Home / Software & Service News / Humble Bundle sweetens its subscription with games that don’t expire

Humble Bundle sweetens its subscription with games that don’t expire

Humble Bundle’s monthly subscription is fine if you enjoy getting a surprise mix of big-name and indie games. But what if you’d like access to a more reliable catalog, too? You’re set as of this week. The $12 per month service now includes access to the Humble Trove, an always-accessible collection of copy protection-free games. The library includes the full selection of Humble Originals as well as a range of recognizable indies like Trine and Kimmy.

The Trove probably won’t sway you all by itself — many of these games are the sort you frequently find in sales. They still add value to the subscription, though, and the absence of copy protection means that your games should work long after you stop playing. Think of this as a bonus for signing up — you’ll have plenty to play even if your membership is short-lived.

Follow all the latest news from E3 2017 here!

Via: Gamasutra

Source: Humble Trove

Click Here For Original Source Of The Article

About Ms. A. C. Kennedy

Ms. A. C. Kennedy
My name is Ms A C Kennedy and I am a Health practitioner and Consultant by day and a serial blogger by night. I luv family, life and learning new things. I especially luv learning how to improve my business. I also luv helping and sharing my information with others. Don't forget to ask me anything!

Check Also

UK drone rules will require you to take safety tests

UK drone rules will require you to take safety tests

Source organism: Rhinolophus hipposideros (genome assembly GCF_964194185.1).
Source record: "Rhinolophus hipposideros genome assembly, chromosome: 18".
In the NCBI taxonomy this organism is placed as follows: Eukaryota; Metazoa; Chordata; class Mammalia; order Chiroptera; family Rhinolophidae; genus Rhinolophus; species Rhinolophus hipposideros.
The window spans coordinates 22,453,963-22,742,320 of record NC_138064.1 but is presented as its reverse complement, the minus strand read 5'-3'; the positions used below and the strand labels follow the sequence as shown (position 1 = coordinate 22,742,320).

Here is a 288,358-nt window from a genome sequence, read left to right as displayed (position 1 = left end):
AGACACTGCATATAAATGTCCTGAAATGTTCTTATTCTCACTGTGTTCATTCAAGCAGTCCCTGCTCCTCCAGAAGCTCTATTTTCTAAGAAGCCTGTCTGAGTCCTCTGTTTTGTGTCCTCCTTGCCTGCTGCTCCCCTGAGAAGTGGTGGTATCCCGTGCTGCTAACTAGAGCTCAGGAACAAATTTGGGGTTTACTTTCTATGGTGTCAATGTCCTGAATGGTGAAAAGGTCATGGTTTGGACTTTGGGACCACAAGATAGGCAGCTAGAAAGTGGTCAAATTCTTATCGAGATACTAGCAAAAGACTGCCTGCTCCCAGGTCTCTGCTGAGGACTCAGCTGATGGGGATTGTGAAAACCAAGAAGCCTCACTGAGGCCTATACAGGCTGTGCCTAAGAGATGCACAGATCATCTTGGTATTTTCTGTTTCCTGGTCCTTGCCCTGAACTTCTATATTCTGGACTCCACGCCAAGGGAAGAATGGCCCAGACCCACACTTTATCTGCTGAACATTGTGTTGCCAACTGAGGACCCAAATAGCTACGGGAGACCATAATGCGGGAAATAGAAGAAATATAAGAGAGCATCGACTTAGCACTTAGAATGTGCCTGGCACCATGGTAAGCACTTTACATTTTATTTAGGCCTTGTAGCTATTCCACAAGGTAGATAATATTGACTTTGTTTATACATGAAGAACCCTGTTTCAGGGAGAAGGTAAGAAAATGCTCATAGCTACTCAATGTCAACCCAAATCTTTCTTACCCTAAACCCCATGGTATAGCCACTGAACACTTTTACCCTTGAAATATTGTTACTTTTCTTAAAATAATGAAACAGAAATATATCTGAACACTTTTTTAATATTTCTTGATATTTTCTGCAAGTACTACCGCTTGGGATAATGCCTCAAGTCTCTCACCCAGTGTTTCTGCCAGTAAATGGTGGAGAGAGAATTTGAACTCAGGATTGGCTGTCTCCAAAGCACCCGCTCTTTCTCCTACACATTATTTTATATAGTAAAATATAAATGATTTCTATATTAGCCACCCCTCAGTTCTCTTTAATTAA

US officials might be easing up on drone regulations, but their UK counterparts are pushing forward. The British government has instituted rules that require you to not only register any robotic aircraft weighing over 250g (0.55lbs), but to take a "safety awareness" test to prove you understand the drone code. Regulators hope that this will lead to fewer drones flying over airports and otherwise causing havoc in British skies. Not that they're taking any chances -- the UK is also planning wider use of geofencing to prevent drones from flying into dangerous airspace.

The new rules come following a study highlighting the dangers of wayward drones. A smaller drone isn't necessarily safer than its larger alternatives, for example -- many of those more compact models have exposed rotors that can do a lot of damage. A drone weighing around 400 g (0.88lbs) can crack the windscreen of a helicopter, while all but the heaviest drones will have trouble cracking the windscreen of an airliner (and then only at speeds you'd expect beyond the airport). While you might not cause as much chaos as some have feared, you could still create a disaster using a compact drone.

It's nothing new to register drones, of course, and it doesn't appear to have dampened enthusiasm in the US. The test adds a wrinkle, though: how willing are you to buy a drone if you know you'll have to take a quiz? The test likely won't slow sales too much, if at all, but it could give people one more reason to pause before buying a drone on impulse. Manufacturers appear to be in favor of the new rulebook, at any rate -- DJI tells the BBC that the UK is striving for a "reasonable" solution that balances safety with a recognition of the advantages that drones can bring to public life.

Source: Gov.uk (1), (2)

css.php